Uniform Accounting shows the reason why Amazon went after Whole Foods in 2017
One of the most talked about acquisitions of recent history has been Amazon (AMZN) purchasing Whole Foods back in 2017. Investors were speculating why Jeff Bezos had gone so far outside Amazon’s purview.
Meanwhile, the entire healthy eating market is not created equal. Other companies in the space, including today’s focus, would have provided less value to Amazon. The reason why Amazon went after Whole Foods can be seen using Uniform Accounting.
Also below, the company’s Uniform Accounting Performance and Valuation Tearsheet.
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For over twenty years, Amazon (AMZN) has grown tremendously from an online book retailer to an internet marketplace juggernaut. The firm has also branched out into hardware sales such as the Kindle and Echo, and now hosts an industry-leading web services business.
While the company has branched out to different markets, few would argue its core competency in 2017 wasn’t in grocery shopping. However, Amazon made the move to acquire Whole Foods in 2017 for $13.7 billion.
After the initial reaction of confusion, investors began to see the sense in this move by Amazon. The company has consistently moved into different businesses, and using its high speed, low drag business model, priced out the competition.
With Amazon Fresh on the horizon, management was looking for an “in” to the healthy grocer market. Furthermore, Whole Foods could serve as a testbed for the still experimental Amazon Go grocery stores that had no checkout lines.
Whole Foods also complimented Amazon’s existing expertise, making it the ideal partner for this move.
As the leading premium healthy food distributor, Whole Foods always had higher margins than other grocery stores. However, the business suffered from poor asset efficiency. Other grocery stores were much better at selling a larger volume of product from existing locations.
Meanwhile, Amazon has historically operated as a low margin, high turns business. With expertise in selling a large number of products at razor thin margins, Amazon can bring this knowledge to help Whole Foods boost returns. Amazon’s asset efficiency combined with Whole Foods’ healthy margins promised to unlock significant synergy.
This means a less well known name like Sprouts Farmers Market (SFM), despite being in the same business as Whole Foods, might not have been as good a deal for Amazon.
While Whole Foods had strong margins, but weak asset turns, Sprouts Farmers Market has seen strong turns at over 3x over the past three years. Furthermore, these high turns are matched by margins over 3%, which are strong in the grocery space.
To get a better understanding of how Sprouts Farmers Market compares to the entire industry, we can map the company in a scatter chart against its peers. As you can see below, Sprouts Farmers Market is in the top right of the chart, leading peers in both earnings margins and asset turns.
If Amazon was interested in buying a firm like Sprouts, it most likely would have needed to pay a sizable premium for performance. Sprouts has all of the benefits of a premium food distributor, but none of the asset inefficiencies of Whole Foods in 2017.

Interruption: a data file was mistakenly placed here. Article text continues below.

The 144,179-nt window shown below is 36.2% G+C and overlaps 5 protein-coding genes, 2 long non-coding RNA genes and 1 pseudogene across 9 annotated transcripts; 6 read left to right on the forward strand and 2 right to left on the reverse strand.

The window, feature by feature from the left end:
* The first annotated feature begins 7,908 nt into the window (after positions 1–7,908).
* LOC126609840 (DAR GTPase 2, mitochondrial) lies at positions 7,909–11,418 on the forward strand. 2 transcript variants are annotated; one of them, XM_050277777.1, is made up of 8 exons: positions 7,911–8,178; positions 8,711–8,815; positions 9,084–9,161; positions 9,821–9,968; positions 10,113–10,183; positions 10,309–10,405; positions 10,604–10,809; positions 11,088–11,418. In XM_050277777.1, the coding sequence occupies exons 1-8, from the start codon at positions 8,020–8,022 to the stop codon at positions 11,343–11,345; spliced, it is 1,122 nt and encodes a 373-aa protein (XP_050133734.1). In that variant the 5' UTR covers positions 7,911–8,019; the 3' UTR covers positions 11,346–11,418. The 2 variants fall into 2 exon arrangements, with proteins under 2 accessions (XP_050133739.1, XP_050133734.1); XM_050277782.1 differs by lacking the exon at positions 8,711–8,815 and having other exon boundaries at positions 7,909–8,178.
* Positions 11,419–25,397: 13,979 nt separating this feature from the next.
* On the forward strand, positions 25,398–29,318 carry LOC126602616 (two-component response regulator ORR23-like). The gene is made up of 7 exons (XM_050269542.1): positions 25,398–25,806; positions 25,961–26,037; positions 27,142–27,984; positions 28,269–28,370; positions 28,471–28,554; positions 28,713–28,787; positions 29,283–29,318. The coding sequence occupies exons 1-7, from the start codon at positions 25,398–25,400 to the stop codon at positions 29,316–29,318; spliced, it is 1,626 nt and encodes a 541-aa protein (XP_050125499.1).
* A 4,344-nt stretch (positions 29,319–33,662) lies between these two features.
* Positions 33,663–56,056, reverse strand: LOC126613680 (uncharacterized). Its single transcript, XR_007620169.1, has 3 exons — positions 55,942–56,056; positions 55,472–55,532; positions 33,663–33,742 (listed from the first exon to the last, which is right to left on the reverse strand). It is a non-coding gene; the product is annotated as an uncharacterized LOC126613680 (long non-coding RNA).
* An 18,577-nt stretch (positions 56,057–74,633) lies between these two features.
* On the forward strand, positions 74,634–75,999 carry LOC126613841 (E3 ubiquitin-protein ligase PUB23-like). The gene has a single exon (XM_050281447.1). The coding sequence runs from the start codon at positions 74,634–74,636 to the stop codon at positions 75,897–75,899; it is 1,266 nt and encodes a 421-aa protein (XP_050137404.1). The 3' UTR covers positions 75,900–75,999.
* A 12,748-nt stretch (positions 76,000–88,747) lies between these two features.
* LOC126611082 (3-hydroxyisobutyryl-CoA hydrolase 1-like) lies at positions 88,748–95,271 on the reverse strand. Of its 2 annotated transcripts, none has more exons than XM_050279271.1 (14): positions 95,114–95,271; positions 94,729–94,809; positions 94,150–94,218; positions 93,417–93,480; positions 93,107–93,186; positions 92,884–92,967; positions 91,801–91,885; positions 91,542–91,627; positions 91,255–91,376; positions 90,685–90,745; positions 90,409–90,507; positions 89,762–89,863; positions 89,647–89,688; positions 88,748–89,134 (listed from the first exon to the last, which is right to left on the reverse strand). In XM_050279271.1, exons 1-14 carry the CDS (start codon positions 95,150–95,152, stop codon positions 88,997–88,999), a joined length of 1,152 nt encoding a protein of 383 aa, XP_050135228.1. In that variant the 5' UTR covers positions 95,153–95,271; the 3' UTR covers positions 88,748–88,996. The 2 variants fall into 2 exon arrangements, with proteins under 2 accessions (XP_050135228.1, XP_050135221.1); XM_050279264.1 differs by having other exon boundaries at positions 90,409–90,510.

Furthermore, were an investor to use as-reported metrics, they would never be able to quickly spot Sprouts Farmers Market’s outperformance, as it is completely skewed by as-reported metrics.
In the past three years, the company has seen Uniform ROA well above the corporate average, excluding 2020 when all physical retailers were impacted by the pandemic.
The power of Uniform Accounting gives investors and management teams actionable insights to a company’s real performance.
Had Amazon used adjusted metrics, it would’ve been unsure of which healthy grocer to buy. Meanwhile, investors can use this same data to quickly find the strongest performer as well.
SUMMARY and Sprouts Farmers Market, Inc. Tearsheet
As the Uniform Accounting tearsheet for Sprouts Farmers Market, Inc. (SFM:USA) highlights, the Uniform P/E trades at 15.8x, which is below the global corporate average of 25.2x and its own historical average of 18.1x.
Low P/Es require low EPS growth to sustain them. In the case of Sprouts Farmers Market, the company has recently shown a 6% Uniform EPS shrinkage.
Wall Street analysts provide stock and valuation recommendations that in general provide very poor guidance or insight. However, Wall Street analysts’ near-term earnings forecasts tend to have relevant information.
We take Wall Street forecasts for GAAP earnings and convert them to Uniform earnings forecasts. When we do this, Sprouts Farmers Market’s Wall Street analyst-driven forecast is a 78% EPS growth in 2020 and a 21% EPS decline in 2021.
Based on the current stock market valuations, we can use earnings growth valuation metrics to back into the required growth rate to justify Sprouts Farmers Market’s $22 stock price. These are often referred to as market embedded expectations.
Sprouts Farmers Market is currently being valued as if Uniform earnings were to grow 3% annually over the next three years. What Wall Street analysts expect for Sprouts Farmers Market’s earnings growth is above what the current stock market valuation requires in 2020, but below that requirement in 2021.
Furthermore, the company’s earning power is 2x the long-run corporate average. However, intrinsic credit risk is 180bps above the risk-free rate and cash flows and cash on hand are just slightly above its total obligations—including debt maturities, capex maintenance, and dividends. All in all, this signals a moderate credit risk.
To conclude, Sprouts Farmers Market’s Uniform earnings growth is above its peer averages but the company is trading below its average peer valuations.
Joel Litman & Rob Spivey
Chief Investment Strategist &
Director of Research
at Valens Research